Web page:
Pink Pearls are said to have a finer flavour than their Surprise parent. They’re a sweet/tart apple with a nice, perfumed character (some suggest that the fruit has a subtle raspberry flavour). They can be a little bit mealy, but not overwhelmingly so. They have a fairly short season, arriving early in the fall and lasting for a few months at most. Pink Pearls were developed in California, and tend to grow best up and down the Pacific Coast (up to and including British Columbia).

The Pink Pearl’s exceptional colour is obviously worth showcasing, and makes for beautiful sauces, juices, and desserts. Because they’re relatively tart, they’re a good apple for both sweet and savoury applications. They do become fairly soft when cooked, so don’t expect them to hold their shape terribly well.

Pink Pearl


A charcuterie board with bison bresaola and pink pearl apples

Pink Pearl Apples with Charcuterie

When you’ve got beautiful apples, sometimes simple is best. This is all about some of the finer, simpler things in life – like bresaola, manchego, and smoke salmon.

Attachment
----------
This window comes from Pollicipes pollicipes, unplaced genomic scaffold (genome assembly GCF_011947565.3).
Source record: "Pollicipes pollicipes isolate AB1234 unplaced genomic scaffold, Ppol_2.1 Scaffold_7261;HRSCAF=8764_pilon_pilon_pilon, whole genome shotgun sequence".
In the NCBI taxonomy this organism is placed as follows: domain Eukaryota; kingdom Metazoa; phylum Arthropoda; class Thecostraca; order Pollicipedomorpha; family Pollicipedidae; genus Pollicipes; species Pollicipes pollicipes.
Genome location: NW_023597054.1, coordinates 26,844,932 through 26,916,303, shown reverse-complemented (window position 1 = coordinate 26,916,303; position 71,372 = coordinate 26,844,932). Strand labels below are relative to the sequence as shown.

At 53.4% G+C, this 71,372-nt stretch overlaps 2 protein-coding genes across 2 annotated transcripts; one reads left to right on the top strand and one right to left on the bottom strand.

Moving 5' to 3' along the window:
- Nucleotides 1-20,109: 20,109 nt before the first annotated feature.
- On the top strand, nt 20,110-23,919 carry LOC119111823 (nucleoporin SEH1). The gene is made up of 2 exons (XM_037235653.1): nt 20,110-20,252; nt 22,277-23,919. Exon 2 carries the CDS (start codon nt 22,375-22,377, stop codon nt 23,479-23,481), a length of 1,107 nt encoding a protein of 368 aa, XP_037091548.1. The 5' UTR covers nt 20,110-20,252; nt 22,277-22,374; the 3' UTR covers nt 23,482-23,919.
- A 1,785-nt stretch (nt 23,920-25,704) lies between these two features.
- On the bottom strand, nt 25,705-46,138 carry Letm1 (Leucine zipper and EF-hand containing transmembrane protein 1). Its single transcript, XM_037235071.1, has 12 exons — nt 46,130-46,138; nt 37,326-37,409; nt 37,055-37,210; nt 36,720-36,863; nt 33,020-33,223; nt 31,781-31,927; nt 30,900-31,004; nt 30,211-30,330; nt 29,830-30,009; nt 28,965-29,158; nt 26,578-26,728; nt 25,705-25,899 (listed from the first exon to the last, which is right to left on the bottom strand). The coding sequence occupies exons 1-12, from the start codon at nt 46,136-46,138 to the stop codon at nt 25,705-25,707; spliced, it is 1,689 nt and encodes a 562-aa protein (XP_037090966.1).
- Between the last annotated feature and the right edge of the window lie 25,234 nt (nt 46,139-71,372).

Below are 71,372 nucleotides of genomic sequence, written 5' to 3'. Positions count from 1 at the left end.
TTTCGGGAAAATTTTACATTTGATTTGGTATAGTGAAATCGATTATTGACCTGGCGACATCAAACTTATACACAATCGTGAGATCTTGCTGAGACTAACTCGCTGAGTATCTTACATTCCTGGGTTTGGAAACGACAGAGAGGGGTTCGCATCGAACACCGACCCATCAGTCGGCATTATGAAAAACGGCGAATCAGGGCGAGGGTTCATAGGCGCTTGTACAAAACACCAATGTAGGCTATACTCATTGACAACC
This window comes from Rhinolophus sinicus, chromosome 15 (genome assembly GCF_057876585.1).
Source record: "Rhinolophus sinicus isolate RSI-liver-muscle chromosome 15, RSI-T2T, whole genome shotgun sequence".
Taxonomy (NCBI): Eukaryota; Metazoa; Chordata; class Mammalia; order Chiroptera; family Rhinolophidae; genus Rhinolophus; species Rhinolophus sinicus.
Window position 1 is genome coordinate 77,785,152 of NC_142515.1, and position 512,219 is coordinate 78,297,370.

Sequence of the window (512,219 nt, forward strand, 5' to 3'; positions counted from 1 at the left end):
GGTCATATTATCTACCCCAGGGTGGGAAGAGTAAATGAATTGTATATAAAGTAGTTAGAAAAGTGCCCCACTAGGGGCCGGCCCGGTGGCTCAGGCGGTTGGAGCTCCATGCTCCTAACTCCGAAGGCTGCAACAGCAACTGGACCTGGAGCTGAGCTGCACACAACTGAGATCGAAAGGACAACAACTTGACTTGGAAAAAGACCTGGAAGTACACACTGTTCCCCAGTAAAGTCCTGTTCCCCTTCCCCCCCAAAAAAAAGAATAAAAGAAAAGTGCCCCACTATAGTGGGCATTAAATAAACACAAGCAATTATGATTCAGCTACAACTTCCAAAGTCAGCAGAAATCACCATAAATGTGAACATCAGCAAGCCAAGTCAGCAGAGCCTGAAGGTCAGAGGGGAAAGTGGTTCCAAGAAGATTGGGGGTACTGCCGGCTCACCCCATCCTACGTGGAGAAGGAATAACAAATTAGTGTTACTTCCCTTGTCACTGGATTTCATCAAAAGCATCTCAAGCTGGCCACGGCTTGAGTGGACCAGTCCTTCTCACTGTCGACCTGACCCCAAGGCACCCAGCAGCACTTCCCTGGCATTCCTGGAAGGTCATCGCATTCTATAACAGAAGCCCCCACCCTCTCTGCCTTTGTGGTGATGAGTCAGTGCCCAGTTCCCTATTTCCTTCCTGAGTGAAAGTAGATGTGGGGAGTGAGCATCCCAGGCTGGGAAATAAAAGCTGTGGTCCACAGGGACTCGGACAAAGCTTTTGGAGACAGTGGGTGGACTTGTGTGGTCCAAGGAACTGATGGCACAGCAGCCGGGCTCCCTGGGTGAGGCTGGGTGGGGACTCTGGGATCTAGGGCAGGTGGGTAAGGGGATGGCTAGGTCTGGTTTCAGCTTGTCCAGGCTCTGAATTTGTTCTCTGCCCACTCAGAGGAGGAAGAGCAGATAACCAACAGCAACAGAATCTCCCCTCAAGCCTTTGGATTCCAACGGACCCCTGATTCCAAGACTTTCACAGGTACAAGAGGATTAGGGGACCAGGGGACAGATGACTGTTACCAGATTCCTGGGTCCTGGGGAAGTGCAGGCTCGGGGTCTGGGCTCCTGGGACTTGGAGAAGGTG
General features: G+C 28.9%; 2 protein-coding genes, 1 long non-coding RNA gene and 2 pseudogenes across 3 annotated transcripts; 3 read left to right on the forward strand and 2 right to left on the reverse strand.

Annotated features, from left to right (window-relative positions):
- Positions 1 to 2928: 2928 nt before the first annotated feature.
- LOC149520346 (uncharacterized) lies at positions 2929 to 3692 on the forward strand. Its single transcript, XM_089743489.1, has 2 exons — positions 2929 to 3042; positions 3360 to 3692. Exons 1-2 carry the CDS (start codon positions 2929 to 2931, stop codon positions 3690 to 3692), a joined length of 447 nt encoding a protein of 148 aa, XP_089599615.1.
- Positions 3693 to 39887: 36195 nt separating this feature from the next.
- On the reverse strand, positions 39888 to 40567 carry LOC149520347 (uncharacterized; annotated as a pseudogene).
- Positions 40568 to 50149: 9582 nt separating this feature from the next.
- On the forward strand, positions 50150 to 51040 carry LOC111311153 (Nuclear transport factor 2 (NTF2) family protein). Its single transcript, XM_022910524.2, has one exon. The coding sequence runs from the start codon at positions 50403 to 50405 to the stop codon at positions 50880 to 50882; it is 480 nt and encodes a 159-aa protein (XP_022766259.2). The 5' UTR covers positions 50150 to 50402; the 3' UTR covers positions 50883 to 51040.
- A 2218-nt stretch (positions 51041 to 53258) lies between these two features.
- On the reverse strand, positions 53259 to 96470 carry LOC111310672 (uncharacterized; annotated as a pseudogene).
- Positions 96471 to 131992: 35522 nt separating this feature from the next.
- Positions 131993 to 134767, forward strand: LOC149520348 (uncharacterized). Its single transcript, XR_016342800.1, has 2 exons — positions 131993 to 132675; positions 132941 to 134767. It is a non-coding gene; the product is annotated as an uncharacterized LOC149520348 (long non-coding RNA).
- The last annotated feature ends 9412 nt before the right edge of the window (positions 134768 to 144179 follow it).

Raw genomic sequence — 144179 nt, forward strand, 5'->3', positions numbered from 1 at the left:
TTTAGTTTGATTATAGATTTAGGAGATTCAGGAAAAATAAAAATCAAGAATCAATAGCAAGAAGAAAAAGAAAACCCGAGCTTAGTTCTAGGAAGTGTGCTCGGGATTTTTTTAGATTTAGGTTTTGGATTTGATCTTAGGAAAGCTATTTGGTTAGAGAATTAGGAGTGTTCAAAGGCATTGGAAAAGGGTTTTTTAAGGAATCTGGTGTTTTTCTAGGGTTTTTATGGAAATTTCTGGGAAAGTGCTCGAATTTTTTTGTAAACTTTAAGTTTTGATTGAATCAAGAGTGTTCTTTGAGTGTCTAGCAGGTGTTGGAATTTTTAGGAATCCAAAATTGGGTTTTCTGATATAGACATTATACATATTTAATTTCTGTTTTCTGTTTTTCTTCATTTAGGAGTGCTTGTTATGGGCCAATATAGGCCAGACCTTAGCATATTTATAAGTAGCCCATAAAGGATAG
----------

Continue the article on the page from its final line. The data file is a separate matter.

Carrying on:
Pork neck steaks with apple, sage brown butter, and roasted radishes

Pork Neck Steaks with Apple, Sage Brown Butter & Roasted Radishes

That’s right, TWO Pink Pearl Recipe! Pork and apples are great together, but this simple-yet-elegant take on that classic pairing brings a whole lot more to the table.

How Do You Like Them Apples?

References & Further Reading

  • Orange Pippinhttps://www.orangepippin.com/ – a spectacular resource, characterizing many of the features, flavours, availability, and ratings for an ever-growing number of apple varieties from around the world.
  • Saltspring Apple Companyhttps://www.saltspringapplecompany.com – A wonderful apple orchard with 333(!) varieties.  Because they’re near me, they’re also a wealth of information on local availability and growing conditions.

Variety-specific Notes and References
In addition to individual varietal entries on Orange Pippin (see above), supplemental information came from the following sources, and sources contained within them.

Ashmead’s KernelWikipedia
Pink Pearl ApplesWikipedia – see also the section on Niedzwetsky’s Apple.


    1. Author